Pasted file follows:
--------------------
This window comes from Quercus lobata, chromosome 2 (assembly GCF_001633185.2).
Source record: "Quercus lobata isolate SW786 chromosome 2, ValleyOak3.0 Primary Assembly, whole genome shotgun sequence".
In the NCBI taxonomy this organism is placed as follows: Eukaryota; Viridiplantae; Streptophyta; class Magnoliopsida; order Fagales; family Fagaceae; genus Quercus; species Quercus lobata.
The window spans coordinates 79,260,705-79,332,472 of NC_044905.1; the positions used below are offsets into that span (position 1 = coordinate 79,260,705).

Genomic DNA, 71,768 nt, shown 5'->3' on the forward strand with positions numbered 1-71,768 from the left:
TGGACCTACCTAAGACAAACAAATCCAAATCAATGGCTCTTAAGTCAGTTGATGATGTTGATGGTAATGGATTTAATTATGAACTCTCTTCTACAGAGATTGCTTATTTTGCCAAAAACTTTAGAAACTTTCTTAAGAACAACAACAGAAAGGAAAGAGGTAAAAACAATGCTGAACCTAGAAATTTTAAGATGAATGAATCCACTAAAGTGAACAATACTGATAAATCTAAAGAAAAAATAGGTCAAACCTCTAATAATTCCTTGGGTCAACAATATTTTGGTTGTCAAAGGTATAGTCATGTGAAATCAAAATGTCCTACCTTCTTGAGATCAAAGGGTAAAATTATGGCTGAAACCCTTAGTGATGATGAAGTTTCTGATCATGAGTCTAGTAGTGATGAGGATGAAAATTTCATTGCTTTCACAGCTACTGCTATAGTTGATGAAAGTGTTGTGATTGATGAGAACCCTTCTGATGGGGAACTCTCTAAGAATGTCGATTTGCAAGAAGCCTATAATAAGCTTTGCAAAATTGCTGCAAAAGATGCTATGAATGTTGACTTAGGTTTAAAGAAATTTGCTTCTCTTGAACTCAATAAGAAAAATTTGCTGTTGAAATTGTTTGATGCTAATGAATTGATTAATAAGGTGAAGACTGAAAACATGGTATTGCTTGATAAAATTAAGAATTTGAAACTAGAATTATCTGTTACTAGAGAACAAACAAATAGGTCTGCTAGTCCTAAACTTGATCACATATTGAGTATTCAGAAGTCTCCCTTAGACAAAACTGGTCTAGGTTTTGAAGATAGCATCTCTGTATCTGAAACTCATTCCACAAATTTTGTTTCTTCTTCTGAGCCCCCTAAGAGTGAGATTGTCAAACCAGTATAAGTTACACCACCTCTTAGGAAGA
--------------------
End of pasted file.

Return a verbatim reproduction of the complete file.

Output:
This window comes from Quercus lobata, chromosome 2 (assembly GCF_001633185.2).
Source record: "Quercus lobata isolate SW786 chromosome 2, ValleyOak3.0 Primary Assembly, whole genome shotgun sequence".
In the NCBI taxonomy this organism is placed as follows: Eukaryota; Viridiplantae; Streptophyta; class Magnoliopsida; order Fagales; family Fagaceae; genus Quercus; species Quercus lobata.
The window spans coordinates 79,260,705-79,332,472 of NC_044905.1; the positions used below are offsets into that span (position 1 = coordinate 79,260,705).

Genomic DNA, 71,768 nt, shown 5'->3' on the forward strand with positions numbered 1-71,768 from the left:
TGGACCTACCTAAGACAAACAAATCCAAATCAATGGCTCTTAAGTCAGTTGATGATGTTGATGGTAATGGATTTAATTATGAACTCTCTTCTACAGAGATTGCTTATTTTGCCAAAAACTTTAGAAACTTTCTTAAGAACAACAACAGAAAGGAAAGAGGTAAAAACAATGCTGAACCTAGAAATTTTAAGATGAATGAATCCACTAAAGTGAACAATACTGATAAATCTAAAGAAAAAATAGGTCAAACCTCTAATAATTCCTTGGGTCAACAATATTTTGGTTGTCAAAGGTATAGTCATGTGAAATCAAAATGTCCTACCTTCTTGAGATCAAAGGGTAAAATTATGGCTGAAACCCTTAGTGATGATGAAGTTTCTGATCATGAGTCTAGTAGTGATGAGGATGAAAATTTCATTGCTTTCACAGCTACTGCTATAGTTGATGAAAGTGTTGTGATTGATGAGAACCCTTCTGATGGGGAACTCTCTAAGAATGTCGATTTGCAAGAAGCCTATAATAAGCTTTGCAAAATTGCTGCAAAAGATGCTATGAATGTTGACTTAGGTTTAAAGAAATTTGCTTCTCTTGAACTCAATAAGAAAAATTTGCTGTTGAAATTGTTTGATGCTAATGAATTGATTAATAAGGTGAAGACTGAAAACATGGTATTGCTTGATAAAATTAAGAATTTGAAACTAGAATTATCTGTTACTAGAGAACAAACAAATAGGTCTGCTAGTCCTAAACTTGATCACATATTGAGTATTCAGAAGTCTCCCTTAGACAAAACTGGTCTAGGTTTTGAAGATAGCATCTCTGTATCTGAAACTCATTCCACAAATTTTGTTTCTTCTTCTGAGCCCCCTAAGAGTGAGATTGTCAAACCAGTATAAGTTACACCACCTCTTAGGAAGA